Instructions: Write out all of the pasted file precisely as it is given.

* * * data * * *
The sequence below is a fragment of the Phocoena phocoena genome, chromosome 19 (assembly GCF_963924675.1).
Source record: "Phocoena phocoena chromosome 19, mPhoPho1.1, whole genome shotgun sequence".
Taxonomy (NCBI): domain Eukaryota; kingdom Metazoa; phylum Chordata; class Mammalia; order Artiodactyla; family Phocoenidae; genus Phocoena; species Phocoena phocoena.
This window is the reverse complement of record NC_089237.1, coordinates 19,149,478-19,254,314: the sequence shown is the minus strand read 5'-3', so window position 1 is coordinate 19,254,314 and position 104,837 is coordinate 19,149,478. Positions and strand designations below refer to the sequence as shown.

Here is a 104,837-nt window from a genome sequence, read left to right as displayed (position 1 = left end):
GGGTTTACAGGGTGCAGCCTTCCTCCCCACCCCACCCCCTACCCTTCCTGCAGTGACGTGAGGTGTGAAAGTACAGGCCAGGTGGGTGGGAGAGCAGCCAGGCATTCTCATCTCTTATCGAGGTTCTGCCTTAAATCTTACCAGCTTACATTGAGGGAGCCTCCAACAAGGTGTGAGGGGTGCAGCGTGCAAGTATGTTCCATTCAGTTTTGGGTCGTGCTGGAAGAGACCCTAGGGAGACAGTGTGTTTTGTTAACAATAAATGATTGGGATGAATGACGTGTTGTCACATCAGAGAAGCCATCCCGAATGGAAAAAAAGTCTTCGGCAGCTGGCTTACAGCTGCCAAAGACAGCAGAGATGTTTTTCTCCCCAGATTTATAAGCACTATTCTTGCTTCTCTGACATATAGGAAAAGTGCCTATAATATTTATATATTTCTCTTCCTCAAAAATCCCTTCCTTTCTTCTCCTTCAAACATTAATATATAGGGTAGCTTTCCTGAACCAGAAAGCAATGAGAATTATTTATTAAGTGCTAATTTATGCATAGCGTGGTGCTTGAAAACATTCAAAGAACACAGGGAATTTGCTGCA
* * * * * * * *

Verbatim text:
The sequence below is a fragment of the Phocoena phocoena genome, chromosome 19 (assembly GCF_963924675.1).
Source record: "Phocoena phocoena chromosome 19, mPhoPho1.1, whole genome shotgun sequence".
Taxonomy (NCBI): domain Eukaryota; kingdom Metazoa; phylum Chordata; class Mammalia; order Artiodactyla; family Phocoenidae; genus Phocoena; species Phocoena phocoena.
This window is the reverse complement of record NC_089237.1, coordinates 19,149,478-19,254,314: the sequence shown is the minus strand read 5'-3', so window position 1 is coordinate 19,254,314 and position 104,837 is coordinate 19,149,478. Positions and strand designations below refer to the sequence as shown.

Here is a 104,837-nt window from a genome sequence, read left to right as displayed (position 1 = left end):
GGGTTTACAGGGTGCAGCCTTCCTCCCCACCCCACCCCCTACCCTTCCTGCAGTGACGTGAGGTGTGAAAGTACAGGCCAGGTGGGTGGGAGAGCAGCCAGGCATTCTCATCTCTTATCGAGGTTCTGCCTTAAATCTTACCAGCTTACATTGAGGGAGCCTCCAACAAGGTGTGAGGGGTGCAGCGTGCAAGTATGTTCCATTCAGTTTTGGGTCGTGCTGGAAGAGACCCTAGGGAGACAGTGTGTTTTGTTAACAATAAATGATTGGGATGAATGACGTGTTGTCACATCAGAGAAGCCATCCCGAATGGAAAAAAAGTCTTCGGCAGCTGGCTTACAGCTGCCAAAGACAGCAGAGATGTTTTTCTCCCCAGATTTATAAGCACTATTCTTGCTTCTCTGACATATAGGAAAAGTGCCTATAATATTTATATATTTCTCTTCCTCAAAAATCCCTTCCTTTCTTCTCCTTCAAACATTAATATATAGGGTAGCTTTCCTGAACCAGAAAGCAATGAGAATTATTTATTAAGTGCTAATTTATGCATAGCGTGGTGCTTGAAAACATTCAAAGAACACAGGGAATTTGCTGCA